Lego will continue to use traditional media channel to communicate with children and parents, despite the toy brand’s success with social media and online content.
Speaking on CNBC’s Marketing|Media|Money show, Lego chief marketing officer Julia Goldin told interviewer Carolin Roth that it was important to communicate “understand what Lego delivers to kids”, and that this is sometimes best achieved through “mass media”.
“We also do communicate with parents in mass media as well because it’s also very important for parents to understand what Lego delivers to kids. And in many countries around in the world, parents have not experienced Lego,” said Goldin.
“I’m a perfect example of that. I grew up in Russia and didn’t have any Lego experience, so I learned about Lego through my oldest son when he started to actually get into it […] We’re continuously entering new areas, new places, like China being a great example, where parents don’t know what Lego is all about. So it’s also important to give them the message.”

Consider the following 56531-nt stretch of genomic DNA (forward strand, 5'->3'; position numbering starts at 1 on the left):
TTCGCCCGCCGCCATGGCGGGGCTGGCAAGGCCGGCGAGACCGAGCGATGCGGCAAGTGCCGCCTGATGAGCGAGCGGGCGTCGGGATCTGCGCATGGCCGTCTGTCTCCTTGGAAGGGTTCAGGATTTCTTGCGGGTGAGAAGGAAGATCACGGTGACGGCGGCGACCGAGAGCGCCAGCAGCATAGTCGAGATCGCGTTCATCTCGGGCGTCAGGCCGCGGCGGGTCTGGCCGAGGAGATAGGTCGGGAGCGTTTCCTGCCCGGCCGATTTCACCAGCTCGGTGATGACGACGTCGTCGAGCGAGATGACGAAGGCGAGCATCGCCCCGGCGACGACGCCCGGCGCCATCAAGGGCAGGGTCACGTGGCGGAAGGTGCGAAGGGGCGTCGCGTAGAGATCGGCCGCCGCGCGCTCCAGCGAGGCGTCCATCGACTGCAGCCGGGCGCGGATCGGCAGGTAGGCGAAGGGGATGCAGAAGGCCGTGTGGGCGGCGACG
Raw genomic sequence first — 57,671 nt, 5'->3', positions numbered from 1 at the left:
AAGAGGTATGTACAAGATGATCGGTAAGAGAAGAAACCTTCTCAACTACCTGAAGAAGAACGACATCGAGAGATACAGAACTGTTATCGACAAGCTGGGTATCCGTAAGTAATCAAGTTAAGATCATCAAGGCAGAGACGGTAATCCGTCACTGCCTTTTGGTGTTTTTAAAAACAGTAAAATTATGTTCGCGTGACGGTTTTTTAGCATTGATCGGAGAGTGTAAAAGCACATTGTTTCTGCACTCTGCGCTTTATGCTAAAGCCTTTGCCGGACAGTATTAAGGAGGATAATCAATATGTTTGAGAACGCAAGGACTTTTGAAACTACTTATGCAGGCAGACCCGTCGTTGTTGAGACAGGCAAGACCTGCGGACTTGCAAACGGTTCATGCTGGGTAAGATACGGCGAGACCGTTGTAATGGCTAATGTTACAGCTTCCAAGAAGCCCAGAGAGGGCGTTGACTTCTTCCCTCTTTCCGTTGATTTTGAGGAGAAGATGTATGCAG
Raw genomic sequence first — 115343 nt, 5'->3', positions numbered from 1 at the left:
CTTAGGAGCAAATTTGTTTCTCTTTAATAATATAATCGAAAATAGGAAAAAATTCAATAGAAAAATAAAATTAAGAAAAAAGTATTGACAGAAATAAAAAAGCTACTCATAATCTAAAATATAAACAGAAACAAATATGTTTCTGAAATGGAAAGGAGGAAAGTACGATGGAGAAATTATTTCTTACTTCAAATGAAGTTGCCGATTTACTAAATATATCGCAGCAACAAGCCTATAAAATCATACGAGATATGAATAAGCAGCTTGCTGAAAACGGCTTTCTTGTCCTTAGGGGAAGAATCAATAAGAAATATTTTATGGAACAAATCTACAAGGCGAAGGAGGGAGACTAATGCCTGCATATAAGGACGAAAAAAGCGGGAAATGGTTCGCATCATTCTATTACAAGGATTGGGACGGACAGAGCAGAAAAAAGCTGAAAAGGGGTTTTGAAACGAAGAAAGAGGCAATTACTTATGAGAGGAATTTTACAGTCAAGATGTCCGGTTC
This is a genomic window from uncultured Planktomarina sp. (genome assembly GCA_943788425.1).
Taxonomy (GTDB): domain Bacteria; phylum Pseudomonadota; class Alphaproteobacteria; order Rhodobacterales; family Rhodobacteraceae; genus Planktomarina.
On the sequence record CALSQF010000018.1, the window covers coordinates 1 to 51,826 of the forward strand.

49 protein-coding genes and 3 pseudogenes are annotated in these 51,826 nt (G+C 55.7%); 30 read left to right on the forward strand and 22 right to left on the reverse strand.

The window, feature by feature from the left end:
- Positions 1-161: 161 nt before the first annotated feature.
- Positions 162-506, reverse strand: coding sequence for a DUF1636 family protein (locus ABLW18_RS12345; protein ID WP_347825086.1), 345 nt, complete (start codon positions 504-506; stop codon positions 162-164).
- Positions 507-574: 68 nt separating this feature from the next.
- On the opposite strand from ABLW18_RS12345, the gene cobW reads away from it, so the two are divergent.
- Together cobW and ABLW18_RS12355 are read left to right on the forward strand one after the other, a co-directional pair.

Following the huge success of The Lego Movie in 2014, the toy manufacturer is collaborating with Warner Bros for the release of The Lego Batman Movie. However, Goldin denied the brand is becoming “over-reliant” on movies as a marketing tool, and said Lego plans each year “from scratch” to ensure relevancy and innovation.
Goldin also insisted that, while Lego would first and foremost remain a product brand, defined by its physical bricks, the company is determined to push into the digital world and keep on top of trends in the gaming space – exemplified by the launch of its Lego Dimensions video game.
“You always have to stay on top of the trends because trends evolve, kids get into new and different things. So we’re very happy with the way that the products have gone, and we’ve had great responses from kids who’ve been playing with them, but they’re also looking into the future,” she said.